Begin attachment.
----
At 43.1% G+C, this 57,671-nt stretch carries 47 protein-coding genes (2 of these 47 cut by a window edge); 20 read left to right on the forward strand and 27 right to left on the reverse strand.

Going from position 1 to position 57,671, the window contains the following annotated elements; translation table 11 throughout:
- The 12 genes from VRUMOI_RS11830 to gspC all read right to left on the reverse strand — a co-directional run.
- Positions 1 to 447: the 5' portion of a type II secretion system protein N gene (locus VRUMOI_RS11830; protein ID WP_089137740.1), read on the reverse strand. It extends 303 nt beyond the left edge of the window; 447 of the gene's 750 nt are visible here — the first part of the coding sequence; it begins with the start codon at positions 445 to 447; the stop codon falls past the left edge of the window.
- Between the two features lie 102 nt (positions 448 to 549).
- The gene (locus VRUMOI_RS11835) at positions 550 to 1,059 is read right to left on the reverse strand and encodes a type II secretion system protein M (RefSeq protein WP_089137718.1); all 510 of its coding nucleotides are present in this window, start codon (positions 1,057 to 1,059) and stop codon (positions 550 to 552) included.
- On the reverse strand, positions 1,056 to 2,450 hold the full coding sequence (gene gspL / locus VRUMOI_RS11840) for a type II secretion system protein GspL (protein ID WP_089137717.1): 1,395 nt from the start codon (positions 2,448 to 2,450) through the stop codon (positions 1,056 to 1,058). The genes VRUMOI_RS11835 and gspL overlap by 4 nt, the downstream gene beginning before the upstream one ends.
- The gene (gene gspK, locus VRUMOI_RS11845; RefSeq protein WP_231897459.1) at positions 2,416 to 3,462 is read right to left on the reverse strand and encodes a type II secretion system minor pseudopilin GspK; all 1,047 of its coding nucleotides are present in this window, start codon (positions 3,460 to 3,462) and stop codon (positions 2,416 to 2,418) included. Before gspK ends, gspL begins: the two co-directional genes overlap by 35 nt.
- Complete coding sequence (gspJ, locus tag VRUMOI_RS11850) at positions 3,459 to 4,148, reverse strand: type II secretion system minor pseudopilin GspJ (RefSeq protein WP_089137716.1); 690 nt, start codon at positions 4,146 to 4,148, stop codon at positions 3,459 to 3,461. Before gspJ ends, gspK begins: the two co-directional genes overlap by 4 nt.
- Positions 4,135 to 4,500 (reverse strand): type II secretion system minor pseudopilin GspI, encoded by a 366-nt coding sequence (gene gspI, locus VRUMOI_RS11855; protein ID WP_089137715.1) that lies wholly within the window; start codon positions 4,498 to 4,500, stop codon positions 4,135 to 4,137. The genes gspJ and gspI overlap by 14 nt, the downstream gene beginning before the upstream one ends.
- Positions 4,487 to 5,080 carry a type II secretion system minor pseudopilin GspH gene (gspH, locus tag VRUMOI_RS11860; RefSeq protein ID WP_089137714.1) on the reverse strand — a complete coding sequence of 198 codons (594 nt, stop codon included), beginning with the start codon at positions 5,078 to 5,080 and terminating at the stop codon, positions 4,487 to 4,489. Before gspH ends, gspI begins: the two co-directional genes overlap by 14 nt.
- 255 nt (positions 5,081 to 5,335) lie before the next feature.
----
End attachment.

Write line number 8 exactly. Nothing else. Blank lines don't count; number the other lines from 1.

- The gene (gene gspK, locus VRUMOI_RS11845; RefSeq protein WP_231897459.1) at positions 2,416 to 3,462 is read right to left on the reverse strand and encodes a type II secretion system minor pseudopilin GspK; all 1,047 of its coding nucleotides are present in this window, start codon (positions 3,460 to 3,462) and stop codon (positions 2,416 to 2,418) included. Before gspK ends, gspL begins: the two co-directional genes overlap by 35 nt.